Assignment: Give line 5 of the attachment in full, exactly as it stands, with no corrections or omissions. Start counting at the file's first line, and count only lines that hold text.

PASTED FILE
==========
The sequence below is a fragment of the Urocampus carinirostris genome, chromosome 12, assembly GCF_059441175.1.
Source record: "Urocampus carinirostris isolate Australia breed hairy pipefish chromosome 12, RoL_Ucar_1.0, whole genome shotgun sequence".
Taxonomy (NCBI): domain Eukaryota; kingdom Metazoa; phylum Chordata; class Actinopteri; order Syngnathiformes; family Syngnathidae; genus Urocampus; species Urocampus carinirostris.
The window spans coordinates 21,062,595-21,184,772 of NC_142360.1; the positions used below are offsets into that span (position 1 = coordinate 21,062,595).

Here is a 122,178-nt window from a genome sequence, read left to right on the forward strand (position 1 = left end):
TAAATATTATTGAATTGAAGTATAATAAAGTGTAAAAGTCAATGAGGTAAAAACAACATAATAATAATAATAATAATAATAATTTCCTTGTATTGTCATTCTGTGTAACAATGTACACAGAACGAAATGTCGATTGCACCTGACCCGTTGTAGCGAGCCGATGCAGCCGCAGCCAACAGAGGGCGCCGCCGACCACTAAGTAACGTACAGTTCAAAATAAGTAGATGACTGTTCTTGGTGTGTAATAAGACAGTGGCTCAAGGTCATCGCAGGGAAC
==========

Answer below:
Here is a 122,178-nt window from a genome sequence, read left to right on the forward strand (position 1 = left end):